Breaking news today: the mother of little Aliayah Paige Lunsford (whose name is pronounced ah-LEE-ah, btw), who disappeared in 2011 at the age of three, has been charged with child abuse causing death in her daughter’s disappearance. Lena Lunsford was arrested in Florida and will not fight extradition back to West Virginia.
That this has turned into a murder-without-a-body case is not surprising; Lena had been the prime suspect in Aliayah’s disappearance all along and the police had said they didn’t believe she had been abducted. Lena was pregnant with twins at the time of Aliayah’s disappearance and had four other children; she permanently lost custody of all six kids in the aftermath of Aliayah’s disappearance.
If you look at the photos of Aliayah — I’ve got six of them — she always looks unhappy. One of them, in some versions, had been Photoshopped to remove the large bruise on her cheek; I posted the original.
I can only hope that Aliayah’s siblings are leading happy lives now and that the family will get some answers out of Lena at last.
This week’s “let’s talk about it” case is the abduction of eight-year-old Ann Marie Burr from her home in Tacoma, Washington on August 31, 1961.
WHAT happened is clear enough. This is an “every parent’s nightmare” scenario: a child taken from her own home in the middle of the night, never to be seen or heard from again. The mystery here is WHO DID IT. Because there are a lot of people who believe, with very good reason, that little Ann Marie was a then-teenage Ted Bundy’s first victim.
Ted knew Ann and her family and lived just blocks from their home. He was only fourteen years old at the time of her abduction, but it’s not unheard of for a serial killer to begin at that age, and Ted was extraordinary even by serial killer standards. Independent evidence — the size of the footprint outside the Burr family’s living room window — suggests whoever took Ann was young.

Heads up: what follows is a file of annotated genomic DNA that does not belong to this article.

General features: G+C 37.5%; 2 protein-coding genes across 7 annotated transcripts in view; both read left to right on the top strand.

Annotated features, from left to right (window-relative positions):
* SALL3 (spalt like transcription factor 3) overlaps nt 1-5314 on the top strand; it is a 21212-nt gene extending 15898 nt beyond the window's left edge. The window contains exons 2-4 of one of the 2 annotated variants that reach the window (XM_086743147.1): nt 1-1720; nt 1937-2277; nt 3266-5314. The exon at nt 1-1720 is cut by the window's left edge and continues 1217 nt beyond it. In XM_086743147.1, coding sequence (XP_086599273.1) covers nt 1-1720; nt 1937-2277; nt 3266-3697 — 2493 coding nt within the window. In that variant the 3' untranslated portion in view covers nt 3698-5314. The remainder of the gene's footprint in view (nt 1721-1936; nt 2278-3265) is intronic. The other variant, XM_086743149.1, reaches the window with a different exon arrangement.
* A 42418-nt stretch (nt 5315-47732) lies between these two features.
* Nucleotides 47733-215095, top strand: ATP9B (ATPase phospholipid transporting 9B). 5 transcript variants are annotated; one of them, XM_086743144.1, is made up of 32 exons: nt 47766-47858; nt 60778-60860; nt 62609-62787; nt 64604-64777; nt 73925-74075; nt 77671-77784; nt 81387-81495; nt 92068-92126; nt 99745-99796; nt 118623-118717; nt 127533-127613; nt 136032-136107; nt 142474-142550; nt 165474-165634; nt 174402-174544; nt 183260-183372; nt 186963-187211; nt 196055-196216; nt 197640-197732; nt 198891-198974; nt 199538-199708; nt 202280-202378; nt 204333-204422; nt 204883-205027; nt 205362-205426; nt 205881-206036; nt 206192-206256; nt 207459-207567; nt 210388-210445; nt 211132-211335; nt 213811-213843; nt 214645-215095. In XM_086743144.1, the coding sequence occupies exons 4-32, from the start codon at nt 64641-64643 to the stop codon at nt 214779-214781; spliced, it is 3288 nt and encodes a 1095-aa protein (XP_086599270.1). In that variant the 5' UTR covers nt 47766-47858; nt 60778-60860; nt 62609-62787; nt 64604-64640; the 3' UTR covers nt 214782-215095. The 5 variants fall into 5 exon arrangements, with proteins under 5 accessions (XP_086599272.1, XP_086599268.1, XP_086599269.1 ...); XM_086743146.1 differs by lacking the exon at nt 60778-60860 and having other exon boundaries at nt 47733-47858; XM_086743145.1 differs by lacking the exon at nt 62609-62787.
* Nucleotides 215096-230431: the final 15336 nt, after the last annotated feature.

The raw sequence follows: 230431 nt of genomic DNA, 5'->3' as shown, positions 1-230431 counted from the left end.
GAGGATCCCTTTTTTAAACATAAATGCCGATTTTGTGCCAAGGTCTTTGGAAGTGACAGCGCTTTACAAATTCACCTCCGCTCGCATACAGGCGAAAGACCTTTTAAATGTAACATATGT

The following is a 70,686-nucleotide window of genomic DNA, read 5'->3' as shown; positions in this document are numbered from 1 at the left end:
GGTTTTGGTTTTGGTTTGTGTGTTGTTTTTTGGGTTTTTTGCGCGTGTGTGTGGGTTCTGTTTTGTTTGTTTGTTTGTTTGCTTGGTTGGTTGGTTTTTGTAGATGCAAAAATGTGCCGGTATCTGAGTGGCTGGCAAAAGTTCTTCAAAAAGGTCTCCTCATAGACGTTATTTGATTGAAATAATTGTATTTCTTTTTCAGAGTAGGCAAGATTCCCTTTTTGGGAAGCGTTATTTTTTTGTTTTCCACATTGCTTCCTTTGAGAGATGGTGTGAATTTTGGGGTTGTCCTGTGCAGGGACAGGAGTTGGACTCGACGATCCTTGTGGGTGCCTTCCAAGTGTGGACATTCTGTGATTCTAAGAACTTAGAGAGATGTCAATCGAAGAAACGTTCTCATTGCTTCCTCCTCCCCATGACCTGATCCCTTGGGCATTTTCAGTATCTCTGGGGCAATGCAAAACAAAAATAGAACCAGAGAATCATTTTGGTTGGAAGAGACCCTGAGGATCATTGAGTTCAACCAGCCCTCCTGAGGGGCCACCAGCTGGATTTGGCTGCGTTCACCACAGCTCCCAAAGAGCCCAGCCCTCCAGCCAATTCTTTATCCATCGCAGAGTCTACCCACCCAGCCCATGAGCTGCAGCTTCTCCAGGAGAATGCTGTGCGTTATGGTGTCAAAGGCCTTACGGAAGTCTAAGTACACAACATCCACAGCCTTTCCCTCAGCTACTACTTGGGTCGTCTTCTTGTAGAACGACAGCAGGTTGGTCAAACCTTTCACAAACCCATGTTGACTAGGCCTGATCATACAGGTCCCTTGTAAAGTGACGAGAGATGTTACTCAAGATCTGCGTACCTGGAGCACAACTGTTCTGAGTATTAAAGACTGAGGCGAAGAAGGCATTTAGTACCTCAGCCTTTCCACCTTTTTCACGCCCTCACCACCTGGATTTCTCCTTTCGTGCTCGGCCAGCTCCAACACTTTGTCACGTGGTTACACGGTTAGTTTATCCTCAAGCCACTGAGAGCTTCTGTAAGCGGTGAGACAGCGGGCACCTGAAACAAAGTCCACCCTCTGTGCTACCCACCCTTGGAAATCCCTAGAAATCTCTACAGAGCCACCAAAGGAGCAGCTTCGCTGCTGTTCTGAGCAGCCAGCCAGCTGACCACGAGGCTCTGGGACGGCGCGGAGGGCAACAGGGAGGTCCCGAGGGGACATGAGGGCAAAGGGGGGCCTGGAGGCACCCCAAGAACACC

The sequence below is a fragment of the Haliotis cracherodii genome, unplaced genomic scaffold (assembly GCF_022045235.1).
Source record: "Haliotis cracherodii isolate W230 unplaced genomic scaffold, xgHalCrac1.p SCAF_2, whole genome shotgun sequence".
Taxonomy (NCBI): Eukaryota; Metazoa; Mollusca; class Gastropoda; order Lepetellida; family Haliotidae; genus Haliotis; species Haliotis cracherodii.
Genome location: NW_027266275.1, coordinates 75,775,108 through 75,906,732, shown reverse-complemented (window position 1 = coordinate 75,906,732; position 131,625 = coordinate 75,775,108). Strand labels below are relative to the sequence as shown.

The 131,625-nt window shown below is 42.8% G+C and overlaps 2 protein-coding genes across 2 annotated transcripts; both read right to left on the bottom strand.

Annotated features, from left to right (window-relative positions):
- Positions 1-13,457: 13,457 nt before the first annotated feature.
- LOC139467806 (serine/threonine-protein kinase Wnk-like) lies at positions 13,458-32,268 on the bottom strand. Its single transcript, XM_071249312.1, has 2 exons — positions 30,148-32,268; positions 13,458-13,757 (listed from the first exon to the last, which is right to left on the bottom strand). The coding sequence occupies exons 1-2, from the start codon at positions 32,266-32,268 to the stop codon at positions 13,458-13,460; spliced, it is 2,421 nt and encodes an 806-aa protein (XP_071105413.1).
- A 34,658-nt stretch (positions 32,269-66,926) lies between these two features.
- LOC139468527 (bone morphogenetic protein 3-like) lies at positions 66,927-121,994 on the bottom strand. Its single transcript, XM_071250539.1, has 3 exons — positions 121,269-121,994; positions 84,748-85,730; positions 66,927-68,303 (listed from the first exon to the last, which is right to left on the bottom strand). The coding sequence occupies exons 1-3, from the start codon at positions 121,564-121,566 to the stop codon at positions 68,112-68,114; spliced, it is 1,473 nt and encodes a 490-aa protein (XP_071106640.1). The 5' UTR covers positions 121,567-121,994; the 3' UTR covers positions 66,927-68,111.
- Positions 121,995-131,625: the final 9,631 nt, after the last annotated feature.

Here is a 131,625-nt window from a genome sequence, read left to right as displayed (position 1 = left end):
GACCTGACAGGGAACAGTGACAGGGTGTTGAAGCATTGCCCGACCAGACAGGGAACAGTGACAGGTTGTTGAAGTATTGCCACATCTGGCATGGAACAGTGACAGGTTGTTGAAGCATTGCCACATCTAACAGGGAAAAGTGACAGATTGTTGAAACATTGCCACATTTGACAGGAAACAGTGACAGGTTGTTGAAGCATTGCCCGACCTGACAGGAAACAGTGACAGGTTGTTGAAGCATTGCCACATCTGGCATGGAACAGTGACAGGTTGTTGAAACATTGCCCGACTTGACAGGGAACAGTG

Ann Rule herself, Bundy’s biographer and onetime friend, believed Ted was involved. In her book — if I recall correctly, I read it several years ago and no longer have a copy — she said someone had contacted her once claiming they had been a high school classmate of Ted’s and at one point Ted invited to take this person “to see a body.”
The whole “did he or didn’t he?” question has occupied the minds of Bundy hobbyists since his serial murder career exploded onto the national news in the 1970s and 1980s. I don’t really have a strong opinion on the subject and I don’t pretend to be an expert on Bundy.
Rebecca Morris published a book about it, Ted and Ann, in 2013. I read it and thought it was excellent, and it’s got 4 of 5 stars on Amazon with 251 reviews. I highly recommend the book; if you’ve got a Kindle it costs just $4.99.
So do you guys think Ted Bundy took Ann, or do you believe it was someone else entirely? Let’s talk about it.